With the holidays fast approaching, there are sure to be many gatherings of tradition and meals with family and friends. Whether you’re using a family recipe to make the stuffing or mashing the potatoes just the way you like them, consider the source of your ingredients. How many ingredients can you get locally grown or produced?
Opting for locally grown produce helps you make a nutritious meal for your family and helps improve your local community. Local farmers are strong contributors to the community and to the food chain. They grow the food we need to nourish our bodies and buying direct from farmers or through local food co-ops directly contributes to a strong agricultural community. Not to mention the ingredients are fresher, making your dish even more delicious.
Farm to table isn’t only for restaurants
While many restaurants have adopted farm to table practices, the idea is becoming bigger and is also being instilled in younger generations. Programs that bring farms to schools or farms to cafeterias are growing. This can help support local farmers and offer nutrition education that helps kids learn where food comes from and how to make healthy food choices.
Other ways to engage your family in farm to table practices on a smaller more personal level include planting a garden, keeping an indoor herb garden, and shopping at local farmer’s markets or food co-ops.
Dairy from farm to table
The dairy story really starts from the table to the farm, first. Since dairy cows can eat parts of plants that we can’t eat, many of our food by-products and leftovers go out to the dairy farms to be made into cow food—things like grass, almond hulls, canola meal, citrus pulp and more. Cows have a unique four-chambered stomach that helps transform those plant parts into the delicious milk we love, which then ends up back on our table. It’s really full circle.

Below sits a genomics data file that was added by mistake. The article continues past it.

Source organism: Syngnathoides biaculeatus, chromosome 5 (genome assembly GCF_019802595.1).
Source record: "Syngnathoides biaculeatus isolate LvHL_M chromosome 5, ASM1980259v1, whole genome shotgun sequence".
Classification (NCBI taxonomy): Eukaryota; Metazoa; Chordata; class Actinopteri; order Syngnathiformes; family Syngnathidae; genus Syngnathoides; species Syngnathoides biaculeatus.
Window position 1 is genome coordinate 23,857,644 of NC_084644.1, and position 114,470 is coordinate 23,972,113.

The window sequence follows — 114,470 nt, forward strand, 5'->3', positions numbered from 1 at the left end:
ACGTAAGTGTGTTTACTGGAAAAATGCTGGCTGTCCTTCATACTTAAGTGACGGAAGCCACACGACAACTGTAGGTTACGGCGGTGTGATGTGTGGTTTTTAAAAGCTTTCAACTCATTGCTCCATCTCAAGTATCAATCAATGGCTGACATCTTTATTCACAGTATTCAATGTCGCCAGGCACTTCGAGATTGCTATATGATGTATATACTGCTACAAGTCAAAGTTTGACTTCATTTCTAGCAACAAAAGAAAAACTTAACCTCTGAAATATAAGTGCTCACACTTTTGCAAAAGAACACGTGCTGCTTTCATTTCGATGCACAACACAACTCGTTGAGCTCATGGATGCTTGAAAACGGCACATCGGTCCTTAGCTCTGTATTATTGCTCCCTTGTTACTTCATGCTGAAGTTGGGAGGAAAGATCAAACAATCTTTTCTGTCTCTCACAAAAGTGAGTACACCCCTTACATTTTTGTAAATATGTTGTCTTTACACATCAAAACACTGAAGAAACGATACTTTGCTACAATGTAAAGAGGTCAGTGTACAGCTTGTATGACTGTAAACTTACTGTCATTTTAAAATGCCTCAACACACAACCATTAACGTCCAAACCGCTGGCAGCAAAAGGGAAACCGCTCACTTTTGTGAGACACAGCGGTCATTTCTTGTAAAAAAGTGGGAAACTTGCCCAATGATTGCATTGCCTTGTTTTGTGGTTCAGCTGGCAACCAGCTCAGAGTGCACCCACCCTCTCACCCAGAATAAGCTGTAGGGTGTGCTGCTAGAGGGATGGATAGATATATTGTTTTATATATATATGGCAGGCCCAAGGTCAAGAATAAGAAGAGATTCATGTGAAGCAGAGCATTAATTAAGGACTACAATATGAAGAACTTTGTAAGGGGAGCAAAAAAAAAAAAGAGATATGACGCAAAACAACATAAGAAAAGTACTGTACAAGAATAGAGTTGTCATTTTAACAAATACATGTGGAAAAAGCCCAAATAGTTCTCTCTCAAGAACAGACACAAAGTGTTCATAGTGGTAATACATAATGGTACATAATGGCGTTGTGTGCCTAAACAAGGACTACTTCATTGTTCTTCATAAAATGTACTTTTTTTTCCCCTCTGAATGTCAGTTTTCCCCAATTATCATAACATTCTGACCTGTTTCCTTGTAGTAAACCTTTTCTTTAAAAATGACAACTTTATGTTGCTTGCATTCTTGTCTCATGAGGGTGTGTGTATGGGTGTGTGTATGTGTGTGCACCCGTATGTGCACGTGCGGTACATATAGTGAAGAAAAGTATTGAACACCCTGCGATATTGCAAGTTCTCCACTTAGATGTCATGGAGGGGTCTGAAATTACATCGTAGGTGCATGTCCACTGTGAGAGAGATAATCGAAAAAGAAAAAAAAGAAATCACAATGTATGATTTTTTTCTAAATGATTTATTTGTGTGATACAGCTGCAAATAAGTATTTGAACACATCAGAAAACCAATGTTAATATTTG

Our dairy farmers not only care for their cows, but they also care for the land. They look for opportunities to refine processes and recycle resources on the farm to reduce their environmental footprint.
There are many different pieces that go into bringing dairy from the farm to your home-cooked meal. From jobs at the farm to transportation, distribution and the industry as a whole, there are many people involved in dairy’s journey from farm to table.
So what about local farmers?
Nevada is home to just over 20 dairy farms ranging in size from 500 cows to over 25,000 cows, and as a state ranks 32nd in milk production by volume. Milk is picked up at dairy farms every day of the year—including holidays—and transported to a processing plant where it is tested, homogenized, pasteurized, and bottled.
For dairy farmers dairy farming isn’t just a job, it is a lifestyle that helps support their families and communities while providing a fresh, nutritious and delicious product.
Farm to table recipes
This holiday season, try one of our local farmer’s family recipes. For best results, source your ingredients locally.
Cottage Cheese Pancakes
• 2 eggs
• 2/3 cup plain yogurt
• 2 teaspoon brown sugar
• 1 tablespoon melted butter
• 1 cup cottage cheese
• 1 cup flour
• 1 tablespoon baking powder
• 1/2 teaspoon baking soda
• 1 tablespoon wheat germ or flaxseed
• Combine all ingredients in large bowl .
• Heat a large skillet over medium heat, and coat with cooking spray. Pour 1/3 cupfuls of batter onto the skillet, and cook until bubbles appear on the surface. Flip with a spatula, and cook until browned on the other side.
Apple-Cinnamon Baked French Toast
Note from the farmers: When my wife and I hosted a breakfast for our church group, we wanted to avoid the last-minute rush of cooking. So we decided to try this make-ahead French toast. Everyone loved it and requested the recipe.
• 10 slices day-old French bread (3/4 inch thick)
• 6 eggs, lightly beaten
• 2-3/4 cups milk
• 2/3 cups sugar, divided
• 1 tablespoon vanilla extract
• 4 medium apples, peeled and thinly sliced
• Grease a 9×13 inch casserole dish.
• Combine the bread chunks and chopped apples and lay in an even layer in the bottom of the dish.
• In a large bowl, whisk together the remaining ingredients and pour evenly over bread. Cover the casserole and store in the fridge overnight.
• When ready to bake the casserole, preheat the oven to 350°F.
• Bake the casserole for about 35-40 minutes.
Overnight pull-apart rolls
• 1/2 cup butter
• 3/4 cup brown sugar
• 1/2 teaspoon cinnamon
Butter bundt pan, sprinkle 1/2 cup nuts and 1/2 cup raisins in the bottom. Place 18-20 frozen rolls in the pan and sprinkle with 1 package butterscotch pudding more raisins and nuts. Pour melted mixture over rolls. Cover and let set at room temperature overnight. Heat oven to 375°F bake 25-35 minutes. Covering with foil after the first 15 minutes so it won’t get too brown.